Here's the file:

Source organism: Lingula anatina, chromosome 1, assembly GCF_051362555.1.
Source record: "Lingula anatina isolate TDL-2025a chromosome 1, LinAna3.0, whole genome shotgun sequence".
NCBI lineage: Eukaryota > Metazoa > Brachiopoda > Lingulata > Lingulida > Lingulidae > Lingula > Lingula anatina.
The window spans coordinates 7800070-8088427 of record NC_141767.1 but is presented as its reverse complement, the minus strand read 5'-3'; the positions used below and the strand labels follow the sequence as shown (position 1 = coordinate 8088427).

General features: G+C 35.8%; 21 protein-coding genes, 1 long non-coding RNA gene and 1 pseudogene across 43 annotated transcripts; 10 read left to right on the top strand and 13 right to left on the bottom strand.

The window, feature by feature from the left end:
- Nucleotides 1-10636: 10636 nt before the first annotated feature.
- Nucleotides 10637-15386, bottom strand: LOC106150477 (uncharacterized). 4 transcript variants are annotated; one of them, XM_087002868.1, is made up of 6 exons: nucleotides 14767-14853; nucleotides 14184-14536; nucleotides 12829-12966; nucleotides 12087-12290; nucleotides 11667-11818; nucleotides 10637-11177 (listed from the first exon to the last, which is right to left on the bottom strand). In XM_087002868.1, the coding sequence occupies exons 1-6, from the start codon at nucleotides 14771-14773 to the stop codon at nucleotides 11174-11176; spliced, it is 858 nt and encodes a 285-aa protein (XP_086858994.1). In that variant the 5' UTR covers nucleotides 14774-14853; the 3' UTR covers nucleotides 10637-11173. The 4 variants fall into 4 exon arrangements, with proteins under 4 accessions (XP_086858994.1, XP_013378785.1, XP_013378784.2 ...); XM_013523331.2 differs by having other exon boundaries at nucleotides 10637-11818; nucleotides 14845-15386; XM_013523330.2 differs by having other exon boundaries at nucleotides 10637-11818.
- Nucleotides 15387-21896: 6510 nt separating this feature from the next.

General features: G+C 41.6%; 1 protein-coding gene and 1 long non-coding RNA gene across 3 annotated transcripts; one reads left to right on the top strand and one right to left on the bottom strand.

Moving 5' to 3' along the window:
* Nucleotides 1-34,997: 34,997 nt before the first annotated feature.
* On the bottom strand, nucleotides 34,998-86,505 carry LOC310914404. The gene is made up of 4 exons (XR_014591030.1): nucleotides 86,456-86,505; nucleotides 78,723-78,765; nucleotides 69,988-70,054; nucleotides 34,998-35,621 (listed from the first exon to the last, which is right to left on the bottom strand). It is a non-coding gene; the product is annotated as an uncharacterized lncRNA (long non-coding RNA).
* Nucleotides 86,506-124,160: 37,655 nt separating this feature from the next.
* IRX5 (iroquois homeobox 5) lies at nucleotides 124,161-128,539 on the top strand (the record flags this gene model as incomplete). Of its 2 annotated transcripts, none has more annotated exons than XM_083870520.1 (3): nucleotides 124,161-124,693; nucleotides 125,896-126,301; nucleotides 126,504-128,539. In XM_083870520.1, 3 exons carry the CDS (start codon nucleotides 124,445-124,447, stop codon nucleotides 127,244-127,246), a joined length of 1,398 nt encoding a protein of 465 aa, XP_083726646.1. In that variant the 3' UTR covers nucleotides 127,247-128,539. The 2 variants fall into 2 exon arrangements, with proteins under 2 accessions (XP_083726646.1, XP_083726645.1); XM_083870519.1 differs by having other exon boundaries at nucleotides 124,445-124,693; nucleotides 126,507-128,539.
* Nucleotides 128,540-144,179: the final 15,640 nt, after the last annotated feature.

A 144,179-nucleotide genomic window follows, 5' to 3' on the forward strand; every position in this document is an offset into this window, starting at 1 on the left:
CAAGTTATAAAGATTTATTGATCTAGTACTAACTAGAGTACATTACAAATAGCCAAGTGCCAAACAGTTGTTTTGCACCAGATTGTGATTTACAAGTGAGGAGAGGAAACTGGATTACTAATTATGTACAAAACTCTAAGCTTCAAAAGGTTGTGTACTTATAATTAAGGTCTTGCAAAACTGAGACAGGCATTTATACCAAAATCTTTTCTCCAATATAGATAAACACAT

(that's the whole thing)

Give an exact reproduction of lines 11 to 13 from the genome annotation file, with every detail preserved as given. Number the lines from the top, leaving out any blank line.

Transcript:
Moving 5' to 3' along the window:
* Nucleotides 1-34,997: 34,997 nt before the first annotated feature.
* On the bottom strand, nucleotides 34,998-86,505 carry LOC310914404. The gene is made up of 4 exons (XR_014591030.1): nucleotides 86,456-86,505; nucleotides 78,723-78,765; nucleotides 69,988-70,054; nucleotides 34,998-35,621 (listed from the first exon to the last, which is right to left on the bottom strand). It is a non-coding gene; the product is annotated as an uncharacterized lncRNA (long non-coding RNA).